It doesn’t take a politically incisive mind to realise that, at a global level, these days it is far easier to label a movement, a group or just a section of people Islamists than it is do deal with the political aspects of what those movements or sections might be trying to articulate. That they may well be aspiring to something that is far from, or actually negates, religious extremism.
In India, that fact is aided by a wider failure to understand Kashmiris, or just a plain lack of awareness about their history and culture. Of course, the majority of people are Muslims in Kashmir. And of course, elements among those who raise the Islamist bogey in Kashmir are, inversely, people who simply dislike that fact of Kashmiris-as-Muslims. We could call it a border-world application of a certain brand of mainland communalism. And that attempt at displacing one’s own communalism onto Kashmiris neatly dovetails with the wider phenomenon of how Muslims are, post 9/11, subjects of suspicion in the West.
But then, is there any truth to the charge, actually? You don’t need to be a sociologist or ethnographer to learn that forms of faith, of religiosity, inflect many aspects of life within a community. Particularly in a community in crisis, under siege, facing a situation where it feels its very existence and identity to be under threat. Thus, for example, while the larger meaning of the slogan of “Azadi“ might be some form of secular Kashmiri nationalism, the slogan of “Allah o Akbar” (God is Great) also attends it. It is, in essence, while a slogan of defiance, also a culturally determined one.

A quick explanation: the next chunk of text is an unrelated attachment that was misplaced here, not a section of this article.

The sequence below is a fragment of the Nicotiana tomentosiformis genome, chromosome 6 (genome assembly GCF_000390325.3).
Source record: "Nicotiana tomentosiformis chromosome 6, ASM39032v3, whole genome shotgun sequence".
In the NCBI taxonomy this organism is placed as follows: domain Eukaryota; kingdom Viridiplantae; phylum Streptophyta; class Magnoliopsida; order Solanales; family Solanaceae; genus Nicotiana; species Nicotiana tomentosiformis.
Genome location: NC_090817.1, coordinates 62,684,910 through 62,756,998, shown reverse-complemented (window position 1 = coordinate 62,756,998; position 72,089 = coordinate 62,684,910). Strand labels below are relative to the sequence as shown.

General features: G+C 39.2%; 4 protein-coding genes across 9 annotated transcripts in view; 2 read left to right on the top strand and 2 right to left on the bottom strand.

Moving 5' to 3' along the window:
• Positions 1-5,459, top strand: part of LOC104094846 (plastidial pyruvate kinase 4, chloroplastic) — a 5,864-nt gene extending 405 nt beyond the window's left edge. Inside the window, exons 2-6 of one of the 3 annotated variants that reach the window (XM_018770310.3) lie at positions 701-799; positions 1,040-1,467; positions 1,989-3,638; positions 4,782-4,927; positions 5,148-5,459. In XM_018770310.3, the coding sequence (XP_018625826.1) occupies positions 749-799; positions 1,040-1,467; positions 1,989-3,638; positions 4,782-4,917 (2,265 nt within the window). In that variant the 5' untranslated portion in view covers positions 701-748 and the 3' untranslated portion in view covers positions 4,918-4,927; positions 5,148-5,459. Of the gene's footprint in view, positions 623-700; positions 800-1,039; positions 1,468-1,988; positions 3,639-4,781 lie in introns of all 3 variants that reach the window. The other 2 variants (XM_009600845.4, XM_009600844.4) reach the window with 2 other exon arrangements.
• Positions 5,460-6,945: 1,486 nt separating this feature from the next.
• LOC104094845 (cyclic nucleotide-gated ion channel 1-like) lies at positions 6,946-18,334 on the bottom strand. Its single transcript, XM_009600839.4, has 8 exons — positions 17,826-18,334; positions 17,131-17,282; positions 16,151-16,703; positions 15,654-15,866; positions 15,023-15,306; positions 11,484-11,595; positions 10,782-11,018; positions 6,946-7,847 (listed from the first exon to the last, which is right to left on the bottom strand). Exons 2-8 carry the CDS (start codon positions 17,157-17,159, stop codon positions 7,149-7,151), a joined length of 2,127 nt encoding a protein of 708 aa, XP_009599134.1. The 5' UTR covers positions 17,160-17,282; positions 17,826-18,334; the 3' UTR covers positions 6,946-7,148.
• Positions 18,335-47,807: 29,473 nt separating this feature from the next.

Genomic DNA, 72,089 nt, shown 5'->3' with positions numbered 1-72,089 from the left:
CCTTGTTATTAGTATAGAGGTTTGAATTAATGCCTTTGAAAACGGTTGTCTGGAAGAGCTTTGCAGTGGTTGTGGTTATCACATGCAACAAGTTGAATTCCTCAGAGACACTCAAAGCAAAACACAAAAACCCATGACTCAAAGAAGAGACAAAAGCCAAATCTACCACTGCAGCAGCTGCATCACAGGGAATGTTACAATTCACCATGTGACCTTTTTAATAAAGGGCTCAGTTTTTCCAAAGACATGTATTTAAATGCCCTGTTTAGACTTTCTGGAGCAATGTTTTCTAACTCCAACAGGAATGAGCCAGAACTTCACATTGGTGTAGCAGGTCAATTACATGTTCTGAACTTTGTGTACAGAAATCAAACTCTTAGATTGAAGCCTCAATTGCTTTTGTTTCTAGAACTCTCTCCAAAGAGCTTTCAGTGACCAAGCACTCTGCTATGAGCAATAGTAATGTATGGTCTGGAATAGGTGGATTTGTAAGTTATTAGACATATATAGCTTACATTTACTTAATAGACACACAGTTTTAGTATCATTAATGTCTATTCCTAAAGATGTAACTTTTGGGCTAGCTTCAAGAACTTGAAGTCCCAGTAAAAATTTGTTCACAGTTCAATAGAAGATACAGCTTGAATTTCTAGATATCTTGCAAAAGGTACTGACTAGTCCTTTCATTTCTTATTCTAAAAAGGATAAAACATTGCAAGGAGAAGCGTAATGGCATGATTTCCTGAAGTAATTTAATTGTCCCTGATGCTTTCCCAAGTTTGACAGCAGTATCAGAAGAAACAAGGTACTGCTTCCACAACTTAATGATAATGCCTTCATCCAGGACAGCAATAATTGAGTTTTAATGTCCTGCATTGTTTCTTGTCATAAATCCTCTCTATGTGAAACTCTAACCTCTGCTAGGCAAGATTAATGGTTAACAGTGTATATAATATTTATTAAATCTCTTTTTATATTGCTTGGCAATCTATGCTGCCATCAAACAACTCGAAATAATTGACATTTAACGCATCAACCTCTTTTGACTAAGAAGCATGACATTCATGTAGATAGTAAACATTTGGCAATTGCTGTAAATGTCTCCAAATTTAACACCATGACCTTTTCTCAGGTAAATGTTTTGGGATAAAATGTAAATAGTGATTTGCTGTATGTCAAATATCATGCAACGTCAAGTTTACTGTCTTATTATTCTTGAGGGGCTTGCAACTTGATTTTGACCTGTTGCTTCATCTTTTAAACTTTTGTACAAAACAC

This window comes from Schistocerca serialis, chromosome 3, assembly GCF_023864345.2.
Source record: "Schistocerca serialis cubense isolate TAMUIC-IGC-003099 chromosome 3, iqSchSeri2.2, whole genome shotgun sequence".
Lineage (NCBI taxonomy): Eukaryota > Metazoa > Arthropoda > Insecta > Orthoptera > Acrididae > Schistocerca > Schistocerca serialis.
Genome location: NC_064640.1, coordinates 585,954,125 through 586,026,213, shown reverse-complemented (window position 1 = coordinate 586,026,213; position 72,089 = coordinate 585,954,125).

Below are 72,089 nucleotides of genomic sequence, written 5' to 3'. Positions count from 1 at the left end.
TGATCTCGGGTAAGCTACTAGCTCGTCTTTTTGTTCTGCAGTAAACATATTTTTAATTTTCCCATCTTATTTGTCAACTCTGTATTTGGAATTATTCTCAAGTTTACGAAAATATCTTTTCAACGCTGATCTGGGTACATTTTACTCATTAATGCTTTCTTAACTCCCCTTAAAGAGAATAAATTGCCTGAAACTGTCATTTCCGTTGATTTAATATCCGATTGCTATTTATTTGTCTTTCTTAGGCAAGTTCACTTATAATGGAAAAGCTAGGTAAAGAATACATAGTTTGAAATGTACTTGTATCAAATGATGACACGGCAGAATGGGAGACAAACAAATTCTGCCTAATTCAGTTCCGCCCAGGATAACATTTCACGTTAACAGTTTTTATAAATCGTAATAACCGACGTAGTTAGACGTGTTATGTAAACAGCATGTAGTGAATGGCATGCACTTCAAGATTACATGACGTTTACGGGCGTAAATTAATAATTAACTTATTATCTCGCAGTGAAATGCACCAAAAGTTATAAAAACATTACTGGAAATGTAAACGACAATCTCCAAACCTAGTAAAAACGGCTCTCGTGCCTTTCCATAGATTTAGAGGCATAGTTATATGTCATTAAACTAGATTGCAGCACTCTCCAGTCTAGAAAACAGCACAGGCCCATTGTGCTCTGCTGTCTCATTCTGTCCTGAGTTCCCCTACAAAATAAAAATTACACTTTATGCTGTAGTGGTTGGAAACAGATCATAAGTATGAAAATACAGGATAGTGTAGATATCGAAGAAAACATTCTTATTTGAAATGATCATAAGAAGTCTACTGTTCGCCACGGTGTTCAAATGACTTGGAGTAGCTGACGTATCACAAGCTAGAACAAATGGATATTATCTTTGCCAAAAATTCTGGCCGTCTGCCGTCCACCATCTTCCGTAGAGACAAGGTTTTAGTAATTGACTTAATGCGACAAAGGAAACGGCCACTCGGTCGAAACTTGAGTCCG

Of course there are other slogans too. Or have been. Which would suggest a decidedly Islamist vision of what Kashmiri society should look like. But beyond even the empirically evident gap between slogans and immediately achievable political reality, quite often such slogans were echoed without any real political subscription.
But beyond the level of sloganeering in the streets, there is the fact of centuries of Kashmiri cultural history. One that is unique in the subcontinent. A history and lived life that tempers and inflects even those who would ordinarily be labelled hardliners. With crisis and violence, however, there is a certain hardening, perhaps even some acceptance of the logic of religious difference, identity and politics. (And the issue of the Kashmiri Pandits, while linked to this, is a topic that needs separate, detailed attention).